« Spicy Filipino Vinegar | Main | A Fish Story »

June 09, 2009


TrackBack URL for this entry:

Listed below are links to weblogs that reference Homemade Longanisa v2.0:


Damn! I'm going to have to try that now...since I don't need as much hardware, I could definitely try this out. I wonder if I could sneak a jar of my dad's super spicy vinegar with sili...

When I first read your v1.0 recipe a while ago, I was surprised how little fat it contained. To Filipinos, that is. For me, one of the joys of longanisa was being able to see the tiny cubes of fat before scarfing the sausage all down.

oh damn! the dude's been making home made sausage- we gotta add this to our list. good looking out!

Hey, it's the final hit of the five-point exploding heart technique! (RIP David Carradine.) I think I'm *just* beginning to get the dozens of regional differences in Longanisa and what belongs where. My mom is a fan of the northern type (after all, she is half from there), but I'm not so much, until it's right in front of me and I find myself eating too much. The fat gives it a lot of lovely flavor, but I still pry it out of the cooked product :P

On the spelling: I'm pretty sure it's "longganisa." Generally speaking, in Tagalog, if the sound of the "ng" is followed by the hard "g," then it's spelled with a double "g." Other examples are "tanggalin" (remove) and "bongga" (fabulous). Yes, I'm anal about spelling. ;-)

My heart is seizing up just looking at this. Good job!

Dude, did you just drop a Barry Horowitz reference? On a food blog no less! You deserve a pat on the back just for that! Just one of the reasons I love reading you.

Totally agree w/ what Vic just said. Didn't think it would be possible to love this blog even more but after that Barry Horowitz reference, i truly do! You are the man!!!

Hi Efren. You still do need a meat grinder and sausage stuffer, just mix everything by hand. And I'm sure your dad's sukang sili would be killer w/ longanisa.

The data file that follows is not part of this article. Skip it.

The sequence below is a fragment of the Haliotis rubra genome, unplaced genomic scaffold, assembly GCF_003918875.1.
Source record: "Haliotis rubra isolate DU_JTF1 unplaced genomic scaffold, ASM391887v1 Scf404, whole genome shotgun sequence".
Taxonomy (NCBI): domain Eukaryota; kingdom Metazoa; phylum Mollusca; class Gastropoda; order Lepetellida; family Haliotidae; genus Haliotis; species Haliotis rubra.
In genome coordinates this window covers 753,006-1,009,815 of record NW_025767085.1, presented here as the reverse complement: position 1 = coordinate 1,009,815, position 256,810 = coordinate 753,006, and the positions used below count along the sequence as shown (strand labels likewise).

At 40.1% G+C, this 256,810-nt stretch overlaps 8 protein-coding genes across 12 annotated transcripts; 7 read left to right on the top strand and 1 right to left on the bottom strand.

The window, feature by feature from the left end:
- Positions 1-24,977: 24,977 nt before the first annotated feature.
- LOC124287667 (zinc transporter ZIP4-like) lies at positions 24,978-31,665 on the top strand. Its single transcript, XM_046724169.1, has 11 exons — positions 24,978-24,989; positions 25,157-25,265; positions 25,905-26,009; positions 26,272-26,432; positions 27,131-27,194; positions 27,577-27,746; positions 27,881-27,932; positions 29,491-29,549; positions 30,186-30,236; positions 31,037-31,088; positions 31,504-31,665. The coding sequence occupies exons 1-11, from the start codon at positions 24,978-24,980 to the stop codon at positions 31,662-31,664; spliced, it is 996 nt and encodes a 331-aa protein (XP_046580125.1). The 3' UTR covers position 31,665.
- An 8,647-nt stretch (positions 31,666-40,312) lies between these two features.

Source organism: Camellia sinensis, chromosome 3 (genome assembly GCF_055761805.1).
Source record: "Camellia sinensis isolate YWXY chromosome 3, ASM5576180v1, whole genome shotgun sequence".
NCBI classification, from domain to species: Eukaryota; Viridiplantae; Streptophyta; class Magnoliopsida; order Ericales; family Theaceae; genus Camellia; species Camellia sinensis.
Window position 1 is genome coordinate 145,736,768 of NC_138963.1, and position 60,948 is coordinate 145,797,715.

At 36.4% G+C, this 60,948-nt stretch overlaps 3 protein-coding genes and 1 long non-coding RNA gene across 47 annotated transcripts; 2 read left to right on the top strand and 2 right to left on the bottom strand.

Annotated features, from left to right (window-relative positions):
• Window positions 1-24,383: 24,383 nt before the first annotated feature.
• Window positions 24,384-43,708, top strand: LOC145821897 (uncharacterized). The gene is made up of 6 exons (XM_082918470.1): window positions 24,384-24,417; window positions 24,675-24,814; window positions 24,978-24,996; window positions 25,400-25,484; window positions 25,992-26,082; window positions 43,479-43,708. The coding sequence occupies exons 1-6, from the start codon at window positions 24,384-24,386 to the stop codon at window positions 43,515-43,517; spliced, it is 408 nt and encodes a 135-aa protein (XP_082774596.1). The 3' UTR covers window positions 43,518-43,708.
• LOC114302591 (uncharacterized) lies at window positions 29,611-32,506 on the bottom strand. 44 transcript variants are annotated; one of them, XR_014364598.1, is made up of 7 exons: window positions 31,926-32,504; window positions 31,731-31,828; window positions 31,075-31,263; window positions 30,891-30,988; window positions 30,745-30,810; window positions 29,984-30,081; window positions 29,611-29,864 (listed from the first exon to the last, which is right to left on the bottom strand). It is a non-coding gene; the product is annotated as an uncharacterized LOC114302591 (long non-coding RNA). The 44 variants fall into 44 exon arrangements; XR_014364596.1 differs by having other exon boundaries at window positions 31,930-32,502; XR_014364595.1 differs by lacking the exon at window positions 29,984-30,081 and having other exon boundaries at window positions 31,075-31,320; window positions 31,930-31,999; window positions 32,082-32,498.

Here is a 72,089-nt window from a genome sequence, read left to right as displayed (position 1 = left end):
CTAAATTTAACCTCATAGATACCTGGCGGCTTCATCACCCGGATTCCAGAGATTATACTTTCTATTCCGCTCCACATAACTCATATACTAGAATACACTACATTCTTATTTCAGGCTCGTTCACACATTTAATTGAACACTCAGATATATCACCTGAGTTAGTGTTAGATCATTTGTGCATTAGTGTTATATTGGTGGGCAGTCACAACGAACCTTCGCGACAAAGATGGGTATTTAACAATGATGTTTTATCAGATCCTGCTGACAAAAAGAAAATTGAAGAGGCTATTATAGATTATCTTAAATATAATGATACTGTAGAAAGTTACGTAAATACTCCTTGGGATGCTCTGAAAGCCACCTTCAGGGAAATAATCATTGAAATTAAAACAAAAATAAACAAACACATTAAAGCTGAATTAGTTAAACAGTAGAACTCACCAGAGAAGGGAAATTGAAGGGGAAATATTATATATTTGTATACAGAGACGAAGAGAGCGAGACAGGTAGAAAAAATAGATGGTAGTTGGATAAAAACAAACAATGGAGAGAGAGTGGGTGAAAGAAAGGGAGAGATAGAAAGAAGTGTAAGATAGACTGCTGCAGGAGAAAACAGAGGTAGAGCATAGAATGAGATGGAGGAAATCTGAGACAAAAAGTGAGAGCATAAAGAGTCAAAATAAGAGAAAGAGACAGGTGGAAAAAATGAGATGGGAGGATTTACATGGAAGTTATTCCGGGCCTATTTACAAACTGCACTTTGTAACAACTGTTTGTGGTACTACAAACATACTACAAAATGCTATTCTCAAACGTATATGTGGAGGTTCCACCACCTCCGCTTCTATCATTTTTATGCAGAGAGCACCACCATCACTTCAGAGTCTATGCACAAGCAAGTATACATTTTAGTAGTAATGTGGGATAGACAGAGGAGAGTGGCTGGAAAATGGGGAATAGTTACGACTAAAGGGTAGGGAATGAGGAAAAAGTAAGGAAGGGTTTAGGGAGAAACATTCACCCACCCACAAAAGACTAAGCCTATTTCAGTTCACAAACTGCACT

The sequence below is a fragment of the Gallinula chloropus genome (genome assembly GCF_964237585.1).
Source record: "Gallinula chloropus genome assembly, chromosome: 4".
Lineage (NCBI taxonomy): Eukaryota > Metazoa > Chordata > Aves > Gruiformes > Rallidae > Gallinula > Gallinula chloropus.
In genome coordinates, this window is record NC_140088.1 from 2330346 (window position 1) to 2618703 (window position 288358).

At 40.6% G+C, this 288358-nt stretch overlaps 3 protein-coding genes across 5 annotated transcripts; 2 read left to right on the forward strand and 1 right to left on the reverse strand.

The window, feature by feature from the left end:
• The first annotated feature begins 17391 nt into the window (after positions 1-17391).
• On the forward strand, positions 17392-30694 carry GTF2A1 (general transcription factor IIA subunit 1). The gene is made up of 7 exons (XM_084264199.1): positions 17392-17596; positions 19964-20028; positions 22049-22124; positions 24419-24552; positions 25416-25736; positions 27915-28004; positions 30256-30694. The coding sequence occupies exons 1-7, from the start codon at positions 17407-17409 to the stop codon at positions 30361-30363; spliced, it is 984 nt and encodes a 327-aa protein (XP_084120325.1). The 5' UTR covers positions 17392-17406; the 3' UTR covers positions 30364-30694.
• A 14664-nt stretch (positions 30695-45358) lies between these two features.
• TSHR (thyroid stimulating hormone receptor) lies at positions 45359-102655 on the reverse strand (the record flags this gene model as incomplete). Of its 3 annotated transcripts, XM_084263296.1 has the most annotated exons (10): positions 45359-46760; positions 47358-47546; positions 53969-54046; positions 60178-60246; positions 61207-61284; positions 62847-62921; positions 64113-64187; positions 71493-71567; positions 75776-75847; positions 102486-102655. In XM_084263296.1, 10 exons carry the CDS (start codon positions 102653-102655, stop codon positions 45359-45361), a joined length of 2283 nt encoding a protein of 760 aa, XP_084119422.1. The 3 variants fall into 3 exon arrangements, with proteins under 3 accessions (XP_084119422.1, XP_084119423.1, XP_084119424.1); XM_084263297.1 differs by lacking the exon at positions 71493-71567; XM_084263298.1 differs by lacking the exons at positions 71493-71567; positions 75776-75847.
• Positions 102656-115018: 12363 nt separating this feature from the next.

Thanks flkdjflkjlj. I'm the first to admit that v1 was not fatty enough, although it was still very flavorful.

Hi Words&Nosh, definitely add longanisa to the list!

Hey manggy. I by no means know anything about any of the other regional sausages, I just know the Ilocano style and I'm happy with it!

Alas, katrina. Spelling is another one of the reasons I'm an "inexperienced hack"! Thanks for the clarification, as I need to learn these types of details.

Thanks jikuu!

Vic and Franz, I'm completely surprised that there is more than one person that got that reference--now I feel all tingly inside. Thanks for reading.

YUM! I'm totally inspired to try it myself now.

I've never added fat back into a pork dish, but for longuanisa ... it sounds completely right.

First time on your blog and already very impressed. *Love* how great these sausages look. Some serious exploration of archived posts is in order, I think.

omg! i am hating you right now for making me want to make my own longanisa now...
<--- is lazy

and come on! what does not taste better when added more fat?

btw, my hubby sadly does not make cocktails as often as he used to when i was his guinea pig since he now serves as a naval officer.

What? Less than 50% fat?:D